The latest news reports show that Lend Lease, the preferred Olympic developer, has a track record of abandoning its contract responsibilities.

These uncaring actions disrupted crucial services. Local shops and trades -- owned or managed by Blacks, Asians and Old East Enders -- were displaced or destroyed. Shoppers were forced to go farther afield for fresh fruit, vegetables, bread and milk. This is a powerful example of the perils of the  "free market metropolis" financed and controlled by multi-national developers. The compassionate East End doctor David Widgery made this point more than a decade ago in Some Lives (Sinclair-Stevenson 1991).

Carnival-Olympics organisers face some serious questions. What measures can be taken to mitigate the social impact of development projects? Importantly, what should be done to maximise community benefits?

Instead of a one weekend deal with corporate sports and commerce, the leaders of iconic Black cultural initiatives should be mobilising political influence to turn Olympic regeneration projects in favour of the people. The prime goal is to support demands for better jobs, business opportunities and healthy environments.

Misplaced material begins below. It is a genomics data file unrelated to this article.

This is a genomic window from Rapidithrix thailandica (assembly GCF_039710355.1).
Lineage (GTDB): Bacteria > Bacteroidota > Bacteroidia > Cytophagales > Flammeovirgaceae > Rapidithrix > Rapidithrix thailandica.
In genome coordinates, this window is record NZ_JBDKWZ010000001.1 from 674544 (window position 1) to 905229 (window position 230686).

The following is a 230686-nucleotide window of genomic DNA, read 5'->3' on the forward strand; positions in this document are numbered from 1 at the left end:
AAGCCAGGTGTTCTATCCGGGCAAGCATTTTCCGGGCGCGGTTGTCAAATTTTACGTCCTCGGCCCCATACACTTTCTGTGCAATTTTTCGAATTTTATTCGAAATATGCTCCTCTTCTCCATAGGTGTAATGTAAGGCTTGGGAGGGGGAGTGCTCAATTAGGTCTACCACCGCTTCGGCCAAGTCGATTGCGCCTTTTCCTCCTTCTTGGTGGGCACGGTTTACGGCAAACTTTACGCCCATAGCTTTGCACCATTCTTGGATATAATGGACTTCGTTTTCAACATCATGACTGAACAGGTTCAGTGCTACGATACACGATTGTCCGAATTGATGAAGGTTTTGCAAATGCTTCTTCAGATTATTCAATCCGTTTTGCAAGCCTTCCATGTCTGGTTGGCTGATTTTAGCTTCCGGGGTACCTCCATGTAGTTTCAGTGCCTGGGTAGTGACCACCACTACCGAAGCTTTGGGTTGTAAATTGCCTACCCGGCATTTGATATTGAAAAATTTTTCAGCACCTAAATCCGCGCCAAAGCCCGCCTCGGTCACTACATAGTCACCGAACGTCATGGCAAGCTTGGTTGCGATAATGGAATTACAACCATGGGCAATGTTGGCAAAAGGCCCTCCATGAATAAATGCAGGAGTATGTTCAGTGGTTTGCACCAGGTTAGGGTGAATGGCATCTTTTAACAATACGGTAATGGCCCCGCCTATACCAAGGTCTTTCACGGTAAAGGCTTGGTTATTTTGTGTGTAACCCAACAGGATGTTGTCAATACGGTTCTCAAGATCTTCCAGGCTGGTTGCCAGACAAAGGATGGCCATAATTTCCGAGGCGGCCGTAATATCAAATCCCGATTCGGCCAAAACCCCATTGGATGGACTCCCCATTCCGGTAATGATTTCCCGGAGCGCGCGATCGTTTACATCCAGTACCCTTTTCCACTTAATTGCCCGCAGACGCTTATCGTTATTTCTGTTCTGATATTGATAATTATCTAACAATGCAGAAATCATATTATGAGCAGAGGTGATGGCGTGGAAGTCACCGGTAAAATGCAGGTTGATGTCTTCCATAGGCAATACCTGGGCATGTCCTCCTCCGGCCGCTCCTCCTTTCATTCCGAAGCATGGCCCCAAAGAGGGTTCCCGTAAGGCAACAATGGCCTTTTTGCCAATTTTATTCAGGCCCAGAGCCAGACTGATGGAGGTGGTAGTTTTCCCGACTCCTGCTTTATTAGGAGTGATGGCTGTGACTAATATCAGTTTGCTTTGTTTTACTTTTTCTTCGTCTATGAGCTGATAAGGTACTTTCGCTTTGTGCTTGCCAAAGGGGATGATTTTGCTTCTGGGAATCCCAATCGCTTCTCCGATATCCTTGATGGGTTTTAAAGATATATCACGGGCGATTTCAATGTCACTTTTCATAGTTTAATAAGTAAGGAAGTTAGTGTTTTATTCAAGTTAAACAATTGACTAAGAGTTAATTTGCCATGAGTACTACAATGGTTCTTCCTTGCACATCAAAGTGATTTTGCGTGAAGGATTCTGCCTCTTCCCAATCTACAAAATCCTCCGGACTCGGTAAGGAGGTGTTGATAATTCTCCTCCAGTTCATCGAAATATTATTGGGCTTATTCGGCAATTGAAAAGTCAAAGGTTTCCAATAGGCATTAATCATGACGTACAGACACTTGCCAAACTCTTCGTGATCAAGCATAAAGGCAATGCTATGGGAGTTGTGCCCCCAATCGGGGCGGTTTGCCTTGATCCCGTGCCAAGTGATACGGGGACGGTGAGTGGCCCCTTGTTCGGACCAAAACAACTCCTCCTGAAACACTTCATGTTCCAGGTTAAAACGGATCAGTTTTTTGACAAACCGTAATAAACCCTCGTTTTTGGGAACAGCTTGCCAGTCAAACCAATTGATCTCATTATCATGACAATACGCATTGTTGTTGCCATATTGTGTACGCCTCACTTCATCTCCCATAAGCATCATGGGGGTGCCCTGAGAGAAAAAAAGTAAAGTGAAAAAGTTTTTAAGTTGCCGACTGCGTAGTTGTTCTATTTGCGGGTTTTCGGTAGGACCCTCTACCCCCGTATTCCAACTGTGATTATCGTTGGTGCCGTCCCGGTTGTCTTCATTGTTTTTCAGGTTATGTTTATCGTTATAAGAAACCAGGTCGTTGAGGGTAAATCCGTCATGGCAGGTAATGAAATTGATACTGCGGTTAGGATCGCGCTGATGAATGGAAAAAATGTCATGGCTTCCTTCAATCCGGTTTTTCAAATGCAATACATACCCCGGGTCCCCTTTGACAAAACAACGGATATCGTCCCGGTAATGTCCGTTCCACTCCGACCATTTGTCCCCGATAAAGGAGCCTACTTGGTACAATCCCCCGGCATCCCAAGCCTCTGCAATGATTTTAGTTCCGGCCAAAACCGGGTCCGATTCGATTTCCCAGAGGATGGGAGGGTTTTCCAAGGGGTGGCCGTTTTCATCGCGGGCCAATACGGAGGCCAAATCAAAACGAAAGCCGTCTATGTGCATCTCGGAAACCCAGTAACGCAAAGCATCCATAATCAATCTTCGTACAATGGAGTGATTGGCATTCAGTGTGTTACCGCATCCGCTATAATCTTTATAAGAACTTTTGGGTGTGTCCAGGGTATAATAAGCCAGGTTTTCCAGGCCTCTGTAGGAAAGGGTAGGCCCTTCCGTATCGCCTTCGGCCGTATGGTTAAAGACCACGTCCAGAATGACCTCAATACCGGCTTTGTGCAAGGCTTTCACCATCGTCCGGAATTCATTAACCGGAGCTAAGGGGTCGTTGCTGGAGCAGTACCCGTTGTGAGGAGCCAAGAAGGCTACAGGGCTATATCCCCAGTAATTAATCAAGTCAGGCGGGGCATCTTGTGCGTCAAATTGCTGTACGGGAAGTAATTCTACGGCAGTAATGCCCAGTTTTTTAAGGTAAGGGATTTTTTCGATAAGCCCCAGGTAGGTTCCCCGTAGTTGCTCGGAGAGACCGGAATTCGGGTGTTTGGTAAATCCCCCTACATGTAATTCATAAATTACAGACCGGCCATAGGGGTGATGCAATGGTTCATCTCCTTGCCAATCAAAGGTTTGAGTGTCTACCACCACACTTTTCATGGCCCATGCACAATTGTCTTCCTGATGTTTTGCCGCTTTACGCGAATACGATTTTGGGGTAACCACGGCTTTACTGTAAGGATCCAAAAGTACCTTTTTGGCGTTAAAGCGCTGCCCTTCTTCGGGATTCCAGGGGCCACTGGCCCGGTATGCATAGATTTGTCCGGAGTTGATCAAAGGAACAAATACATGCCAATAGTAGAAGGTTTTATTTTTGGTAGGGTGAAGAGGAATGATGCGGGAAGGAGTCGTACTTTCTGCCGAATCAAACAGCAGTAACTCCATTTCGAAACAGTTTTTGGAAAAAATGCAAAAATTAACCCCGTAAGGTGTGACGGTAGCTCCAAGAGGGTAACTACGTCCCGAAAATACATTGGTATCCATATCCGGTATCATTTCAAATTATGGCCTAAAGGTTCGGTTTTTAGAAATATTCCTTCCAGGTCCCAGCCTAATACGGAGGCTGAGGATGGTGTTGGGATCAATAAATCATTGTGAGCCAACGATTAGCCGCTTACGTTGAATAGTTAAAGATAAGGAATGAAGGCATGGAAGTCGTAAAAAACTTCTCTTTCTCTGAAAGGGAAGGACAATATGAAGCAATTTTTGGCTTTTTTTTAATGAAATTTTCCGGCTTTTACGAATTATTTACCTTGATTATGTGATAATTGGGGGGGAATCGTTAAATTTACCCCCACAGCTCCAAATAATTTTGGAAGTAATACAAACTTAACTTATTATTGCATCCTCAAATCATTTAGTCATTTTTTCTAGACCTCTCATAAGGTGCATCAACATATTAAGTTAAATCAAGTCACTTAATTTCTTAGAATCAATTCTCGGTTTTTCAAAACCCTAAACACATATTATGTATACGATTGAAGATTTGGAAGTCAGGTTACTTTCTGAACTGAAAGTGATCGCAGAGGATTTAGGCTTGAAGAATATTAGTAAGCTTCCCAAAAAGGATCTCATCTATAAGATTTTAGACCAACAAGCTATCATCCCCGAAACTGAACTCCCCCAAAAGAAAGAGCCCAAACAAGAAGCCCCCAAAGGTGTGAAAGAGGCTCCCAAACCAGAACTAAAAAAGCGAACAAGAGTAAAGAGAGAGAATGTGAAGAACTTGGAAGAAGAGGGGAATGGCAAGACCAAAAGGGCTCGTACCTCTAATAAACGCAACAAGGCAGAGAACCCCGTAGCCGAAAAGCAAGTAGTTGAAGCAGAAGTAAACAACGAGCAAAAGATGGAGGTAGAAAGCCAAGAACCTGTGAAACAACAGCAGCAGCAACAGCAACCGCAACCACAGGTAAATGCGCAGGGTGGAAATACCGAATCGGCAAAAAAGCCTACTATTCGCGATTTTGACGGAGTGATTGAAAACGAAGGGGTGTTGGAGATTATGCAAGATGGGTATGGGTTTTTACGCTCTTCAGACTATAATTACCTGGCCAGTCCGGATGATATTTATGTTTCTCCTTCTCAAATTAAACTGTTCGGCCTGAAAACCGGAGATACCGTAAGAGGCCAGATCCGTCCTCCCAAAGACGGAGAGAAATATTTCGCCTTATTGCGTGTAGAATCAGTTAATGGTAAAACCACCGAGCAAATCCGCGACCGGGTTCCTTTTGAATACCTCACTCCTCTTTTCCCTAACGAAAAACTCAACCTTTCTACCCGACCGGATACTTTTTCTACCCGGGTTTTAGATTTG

They should launch partnerships to encourage Black participation in flagship economic and business projects. In such a superb location, close to the nation's financial centre, a revived East London could become a "hot city" for Black economic advancement.

A leading corporate Games sponsor has joined the chorus of approval. "The participation of small and medium-sized enterprises (SMEs) will broaden their business horizons by working on London 2012" and operate on a global basis, says Patrick Adiba, executive vice-president, Olympic Games and major events and information technology partner of the International Olympic Committee (IOC). Potentially, participating Black businesses could increase a community's wealth and ability to plan solutions to social problems.

For many people, the Atlanta Olympics1996 is a model of positive city, corporate and sporting action. Successive Black mayors, Maynard Jackson and Andrew Young ruled that corporations and city departments must commit a percentage of their contracts (at one point rising to 35 per cent) to minority-owned businesses.